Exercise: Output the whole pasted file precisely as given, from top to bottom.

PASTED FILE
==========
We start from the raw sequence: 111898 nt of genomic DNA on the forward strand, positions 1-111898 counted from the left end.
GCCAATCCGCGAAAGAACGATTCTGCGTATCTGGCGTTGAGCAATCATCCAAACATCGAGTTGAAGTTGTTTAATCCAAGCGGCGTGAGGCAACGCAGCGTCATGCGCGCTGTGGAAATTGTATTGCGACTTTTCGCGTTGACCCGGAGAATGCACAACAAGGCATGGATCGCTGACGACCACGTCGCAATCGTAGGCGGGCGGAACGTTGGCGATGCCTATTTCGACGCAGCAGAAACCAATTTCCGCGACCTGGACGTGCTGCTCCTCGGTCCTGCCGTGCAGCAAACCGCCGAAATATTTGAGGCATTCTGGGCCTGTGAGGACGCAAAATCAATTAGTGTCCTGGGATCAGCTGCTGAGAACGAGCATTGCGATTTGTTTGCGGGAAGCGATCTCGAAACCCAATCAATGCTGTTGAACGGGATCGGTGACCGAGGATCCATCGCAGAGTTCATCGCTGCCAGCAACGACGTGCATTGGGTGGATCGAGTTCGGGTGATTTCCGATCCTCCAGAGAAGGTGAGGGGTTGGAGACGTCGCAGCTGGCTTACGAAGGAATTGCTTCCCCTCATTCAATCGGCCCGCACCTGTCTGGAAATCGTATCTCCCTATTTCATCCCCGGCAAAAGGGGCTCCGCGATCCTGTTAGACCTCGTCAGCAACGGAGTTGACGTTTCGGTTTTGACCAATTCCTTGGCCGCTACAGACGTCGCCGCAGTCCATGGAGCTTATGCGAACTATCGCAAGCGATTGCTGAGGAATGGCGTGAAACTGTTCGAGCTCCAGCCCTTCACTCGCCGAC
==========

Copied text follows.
We start from the raw sequence: 111898 nt of genomic DNA on the forward strand, positions 1-111898 counted from the left end.
GCCAATCCGCGAAAGAACGATTCTGCGTATCTGGCGTTGAGCAATCATCCAAACATCGAGTTGAAGTTGTTTAATCCAAGCGGCGTGAGGCAACGCAGCGTCATGCGCGCTGTGGAAATTGTATTGCGACTTTTCGCGTTGACCCGGAGAATGCACAACAAGGCATGGATCGCTGACGACCACGTCGCAATCGTAGGCGGGCGGAACGTTGGCGATGCCTATTTCGACGCAGCAGAAACCAATTTCCGCGACCTGGACGTGCTGCTCCTCGGTCCTGCCGTGCAGCAAACCGCCGAAATATTTGAGGCATTCTGGGCCTGTGAGGACGCAAAATCAATTAGTGTCCTGGGATCAGCTGCTGAGAACGAGCATTGCGATTTGTTTGCGGGAAGCGATCTCGAAACCCAATCAATGCTGTTGAACGGGATCGGTGACCGAGGATCCATCGCAGAGTTCATCGCTGCCAGCAACGACGTGCATTGGGTGGATCGAGTTCGGGTGATTTCCGATCCTCCAGAGAAGGTGAGGGGTTGGAGACGTCGCAGCTGGCTTACGAAGGAATTGCTTCCCCTCATTCAATCGGCCCGCACCTGTCTGGAAATCGTATCTCCCTATTTCATCCCCGGCAAAAGGGGCTCCGCGATCCTGTTAGACCTCGTCAGCAACGGAGTTGACGTTTCGGTTTTGACCAATTCCTTGGCCGCTACAGACGTCGCCGCAGTCCATGGAGCTTATGCGAACTATCGCAAGCGATTGCTGAGGAATGGCGTGAAACTGTTCGAGCTCCAGCCCTTCACTCGCCGAC